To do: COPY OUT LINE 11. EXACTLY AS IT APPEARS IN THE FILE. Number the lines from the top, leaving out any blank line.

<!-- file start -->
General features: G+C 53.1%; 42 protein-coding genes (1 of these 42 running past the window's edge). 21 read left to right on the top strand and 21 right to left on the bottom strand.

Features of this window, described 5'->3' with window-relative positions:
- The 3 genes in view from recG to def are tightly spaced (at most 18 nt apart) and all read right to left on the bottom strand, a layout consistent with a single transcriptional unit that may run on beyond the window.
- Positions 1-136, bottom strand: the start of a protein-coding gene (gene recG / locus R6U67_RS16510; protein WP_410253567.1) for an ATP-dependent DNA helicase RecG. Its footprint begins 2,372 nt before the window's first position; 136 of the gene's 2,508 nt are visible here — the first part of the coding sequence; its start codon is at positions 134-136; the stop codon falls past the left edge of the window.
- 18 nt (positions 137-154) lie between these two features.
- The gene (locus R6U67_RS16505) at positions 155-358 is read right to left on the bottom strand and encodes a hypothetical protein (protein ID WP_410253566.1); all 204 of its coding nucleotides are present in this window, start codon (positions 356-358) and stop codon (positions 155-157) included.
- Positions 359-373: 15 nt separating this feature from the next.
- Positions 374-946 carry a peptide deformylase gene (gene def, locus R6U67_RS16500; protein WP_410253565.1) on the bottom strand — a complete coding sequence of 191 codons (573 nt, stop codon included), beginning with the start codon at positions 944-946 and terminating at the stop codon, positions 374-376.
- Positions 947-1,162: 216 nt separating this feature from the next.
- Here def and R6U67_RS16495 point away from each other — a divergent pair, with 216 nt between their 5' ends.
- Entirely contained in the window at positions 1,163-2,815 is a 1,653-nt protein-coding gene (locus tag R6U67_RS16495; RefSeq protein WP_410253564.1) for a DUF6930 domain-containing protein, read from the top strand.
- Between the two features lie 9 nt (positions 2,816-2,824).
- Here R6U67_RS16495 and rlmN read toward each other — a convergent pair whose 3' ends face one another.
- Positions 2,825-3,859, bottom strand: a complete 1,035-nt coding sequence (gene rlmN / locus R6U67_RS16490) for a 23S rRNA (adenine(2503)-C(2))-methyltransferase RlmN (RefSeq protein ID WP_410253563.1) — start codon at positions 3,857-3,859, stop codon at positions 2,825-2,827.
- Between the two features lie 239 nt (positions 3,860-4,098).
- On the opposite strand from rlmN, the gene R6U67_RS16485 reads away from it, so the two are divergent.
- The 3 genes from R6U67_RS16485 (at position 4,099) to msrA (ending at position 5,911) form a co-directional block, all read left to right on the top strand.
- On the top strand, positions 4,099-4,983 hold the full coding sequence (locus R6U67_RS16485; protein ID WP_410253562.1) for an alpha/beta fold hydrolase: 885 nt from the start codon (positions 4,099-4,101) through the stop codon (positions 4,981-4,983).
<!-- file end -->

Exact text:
- Entirely contained in the window at positions 1,163-2,815 is a 1,653-nt protein-coding gene (locus tag R6U67_RS16495; RefSeq protein WP_410253564.1) for a DUF6930 domain-containing protein, read from the top strand.